From: David A Gabel, ENN
Published August 3, 2010 09:52 AM

International Ice Core Team Hits Bedrock in Greenland

Next to Antarctica, Greenland is home to the largest ice sheet on Earth. Scientists in the frigid north of this enormous island have achieved quite an accomplishment by drilling all the way to the bedrock under the ice. On Tuesday, July 27, 2010 at the North Greenland Eemian Ice Drilling site (NEEM), the team completed their drilling to a depth of 2537.36 meters (1.58 miles).

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The Eemian is an interglacial period, 115,000 to 130,000 years ago, when global temperatures were 2-3 degrees Celsius (3-5 F) higher than they are today. Sea levels were five meters higher, but ice still existed on Greenland. The researchers believe this may useful for predictions of future climates.

The NEEM project has involved over 300 ice core scientists from 14 nations including Belgium, Canada, China, Denmark, France, Germany, Iceland, Japan, Korea, The Netherlands, Switzerland, Sweden, the United Kingdom of Great Britain, and the United States of America. It was headed by Project Leader Dorthe Dahl-Jensen, Professor at the Niels Bohr Institute at the University of Copenhagen. The project took over five years to complete.

The team has brought up ice near the bedrock that has not seen the light of day for hundreds of thousands of years. Clues such as DNA or pollen embedded in the ice can give the researchers an idea of what existed on Greenland before it became covered by ice over three million years ago.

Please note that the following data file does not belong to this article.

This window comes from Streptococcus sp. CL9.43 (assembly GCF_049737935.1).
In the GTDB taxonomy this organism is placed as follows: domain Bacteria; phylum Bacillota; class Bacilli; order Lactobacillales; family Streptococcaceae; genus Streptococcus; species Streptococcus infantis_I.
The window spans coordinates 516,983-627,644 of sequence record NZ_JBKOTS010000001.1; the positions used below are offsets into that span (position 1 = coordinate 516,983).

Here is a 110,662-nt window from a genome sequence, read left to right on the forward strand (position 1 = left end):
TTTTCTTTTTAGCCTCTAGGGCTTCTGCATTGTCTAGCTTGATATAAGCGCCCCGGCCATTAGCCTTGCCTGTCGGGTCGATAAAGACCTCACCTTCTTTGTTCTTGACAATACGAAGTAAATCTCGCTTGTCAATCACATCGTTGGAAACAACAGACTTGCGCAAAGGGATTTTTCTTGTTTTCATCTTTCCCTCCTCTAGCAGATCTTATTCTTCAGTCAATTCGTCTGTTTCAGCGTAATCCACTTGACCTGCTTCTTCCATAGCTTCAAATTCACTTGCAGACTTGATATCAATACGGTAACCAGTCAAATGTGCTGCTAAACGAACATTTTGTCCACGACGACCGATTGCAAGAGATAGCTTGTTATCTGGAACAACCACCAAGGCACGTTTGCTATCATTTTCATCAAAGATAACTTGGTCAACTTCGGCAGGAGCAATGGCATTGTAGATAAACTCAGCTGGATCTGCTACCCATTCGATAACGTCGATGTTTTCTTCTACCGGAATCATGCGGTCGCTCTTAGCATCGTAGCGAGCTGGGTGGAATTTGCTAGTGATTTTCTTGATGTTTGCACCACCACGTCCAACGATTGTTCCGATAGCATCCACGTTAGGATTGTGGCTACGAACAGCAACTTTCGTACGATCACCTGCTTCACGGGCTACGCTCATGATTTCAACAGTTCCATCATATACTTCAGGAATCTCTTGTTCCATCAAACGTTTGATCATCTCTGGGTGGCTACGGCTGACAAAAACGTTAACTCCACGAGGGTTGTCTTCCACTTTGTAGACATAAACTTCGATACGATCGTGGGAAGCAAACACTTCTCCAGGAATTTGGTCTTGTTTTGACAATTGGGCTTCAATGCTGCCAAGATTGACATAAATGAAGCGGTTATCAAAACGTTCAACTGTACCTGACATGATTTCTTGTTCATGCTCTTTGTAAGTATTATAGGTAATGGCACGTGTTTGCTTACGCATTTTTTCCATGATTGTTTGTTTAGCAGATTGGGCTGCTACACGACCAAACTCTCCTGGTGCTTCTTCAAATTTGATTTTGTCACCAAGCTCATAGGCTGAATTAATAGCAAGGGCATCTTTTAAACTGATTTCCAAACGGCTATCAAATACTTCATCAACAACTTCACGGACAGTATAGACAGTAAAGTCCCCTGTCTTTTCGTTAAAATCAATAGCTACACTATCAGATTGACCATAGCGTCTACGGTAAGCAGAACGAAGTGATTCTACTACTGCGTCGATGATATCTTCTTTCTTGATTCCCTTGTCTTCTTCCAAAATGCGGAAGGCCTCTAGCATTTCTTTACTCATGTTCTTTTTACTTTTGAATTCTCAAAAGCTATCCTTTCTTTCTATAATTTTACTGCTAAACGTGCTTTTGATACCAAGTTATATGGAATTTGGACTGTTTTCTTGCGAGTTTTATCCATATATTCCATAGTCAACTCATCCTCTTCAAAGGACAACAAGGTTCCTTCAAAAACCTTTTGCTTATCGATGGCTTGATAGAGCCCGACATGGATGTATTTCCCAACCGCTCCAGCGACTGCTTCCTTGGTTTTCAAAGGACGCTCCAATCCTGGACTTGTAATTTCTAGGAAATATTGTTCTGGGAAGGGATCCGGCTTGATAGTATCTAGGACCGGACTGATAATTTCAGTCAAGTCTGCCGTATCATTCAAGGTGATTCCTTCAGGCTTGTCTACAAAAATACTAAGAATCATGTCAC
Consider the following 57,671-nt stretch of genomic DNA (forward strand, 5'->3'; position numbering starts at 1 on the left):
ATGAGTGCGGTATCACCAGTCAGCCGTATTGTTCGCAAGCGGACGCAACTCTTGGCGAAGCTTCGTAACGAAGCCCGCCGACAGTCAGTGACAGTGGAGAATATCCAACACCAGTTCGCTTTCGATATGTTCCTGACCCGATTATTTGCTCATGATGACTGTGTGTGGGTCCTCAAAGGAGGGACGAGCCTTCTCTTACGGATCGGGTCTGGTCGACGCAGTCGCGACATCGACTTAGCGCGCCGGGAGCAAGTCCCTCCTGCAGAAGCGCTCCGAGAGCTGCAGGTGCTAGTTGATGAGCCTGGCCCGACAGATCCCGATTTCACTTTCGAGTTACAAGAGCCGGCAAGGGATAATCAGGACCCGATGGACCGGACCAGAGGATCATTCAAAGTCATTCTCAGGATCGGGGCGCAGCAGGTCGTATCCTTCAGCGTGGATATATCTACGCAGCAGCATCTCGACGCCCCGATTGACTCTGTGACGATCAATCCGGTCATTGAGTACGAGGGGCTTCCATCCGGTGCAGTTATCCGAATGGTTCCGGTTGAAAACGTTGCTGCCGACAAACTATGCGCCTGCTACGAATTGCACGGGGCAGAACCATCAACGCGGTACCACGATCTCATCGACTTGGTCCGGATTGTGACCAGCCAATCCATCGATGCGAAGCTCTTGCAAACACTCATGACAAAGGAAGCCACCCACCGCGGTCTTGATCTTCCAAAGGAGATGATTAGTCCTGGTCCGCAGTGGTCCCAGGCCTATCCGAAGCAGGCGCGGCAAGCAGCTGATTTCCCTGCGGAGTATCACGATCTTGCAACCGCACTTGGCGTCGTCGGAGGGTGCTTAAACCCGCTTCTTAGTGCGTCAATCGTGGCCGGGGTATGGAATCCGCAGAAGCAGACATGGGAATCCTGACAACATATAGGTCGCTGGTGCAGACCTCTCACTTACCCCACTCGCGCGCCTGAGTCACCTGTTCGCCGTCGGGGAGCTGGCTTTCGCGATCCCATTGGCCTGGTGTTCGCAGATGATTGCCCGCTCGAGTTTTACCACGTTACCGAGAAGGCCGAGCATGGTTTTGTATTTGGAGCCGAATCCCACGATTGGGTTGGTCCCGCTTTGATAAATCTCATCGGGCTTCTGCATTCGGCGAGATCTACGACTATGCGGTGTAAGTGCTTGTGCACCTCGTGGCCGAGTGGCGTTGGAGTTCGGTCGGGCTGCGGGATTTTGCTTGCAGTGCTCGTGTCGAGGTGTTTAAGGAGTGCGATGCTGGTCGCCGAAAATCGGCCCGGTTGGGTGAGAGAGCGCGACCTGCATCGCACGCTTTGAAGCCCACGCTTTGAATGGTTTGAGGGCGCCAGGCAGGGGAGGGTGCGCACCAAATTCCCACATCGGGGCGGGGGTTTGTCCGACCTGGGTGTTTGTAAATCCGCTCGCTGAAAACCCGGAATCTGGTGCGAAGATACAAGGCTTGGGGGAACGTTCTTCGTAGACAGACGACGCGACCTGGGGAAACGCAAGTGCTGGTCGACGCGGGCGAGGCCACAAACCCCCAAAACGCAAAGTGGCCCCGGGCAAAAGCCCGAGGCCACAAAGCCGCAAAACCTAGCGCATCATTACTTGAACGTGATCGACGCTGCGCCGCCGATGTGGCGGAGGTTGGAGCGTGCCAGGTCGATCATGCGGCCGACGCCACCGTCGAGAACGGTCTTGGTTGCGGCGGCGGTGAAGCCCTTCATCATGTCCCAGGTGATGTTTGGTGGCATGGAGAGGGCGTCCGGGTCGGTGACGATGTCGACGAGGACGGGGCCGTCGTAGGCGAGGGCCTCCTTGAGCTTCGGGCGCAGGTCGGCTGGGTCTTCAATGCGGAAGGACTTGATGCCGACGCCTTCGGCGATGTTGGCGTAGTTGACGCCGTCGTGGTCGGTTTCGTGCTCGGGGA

Dr. Eric Wolff of the British Antarctic Survey said "It is a tremendous achievement to have collected ice right down to the rock, 2.5 km below the ice surface. This core should really help us to understand how the Arctic ice responded in the past at a time when it was warmer than today."

Such a tremendously long core is like having a book of the history of the world. The trick is learning how to read it. For example, variations in climate can be detected by a host of high-tech equipment that can analyze a number of factors. The stable water isotopes found within the core can indicate moisture sources going back in time. Greenhouse gases trapped in the ice can be read by state of the art laser instruments. Also, biological content can be analyzed to determine what life existed there and at what point in time, as well as their annual variability. Other impressive tools used for analysis include online impurity measurements and advanced studies of ice crystals.

The purpose of the study was to gather more information on the warmer Eemian interglacial climate and use that to help predict the warming climate in Earth's future. The team hopes to figure out how reduced the Greenland ice sheet was during that period and how much its melting contributed to sea level rise.

Climate science is perhaps the most complicated of all sciences due to the myriad of factors involved. The work done by the NEEM team will help bring us one step closer towards a more accurate model to be used by today's and future generations.

North Greenland Eemian Ice Drilling website: http://neem.nbi.ku.dk/

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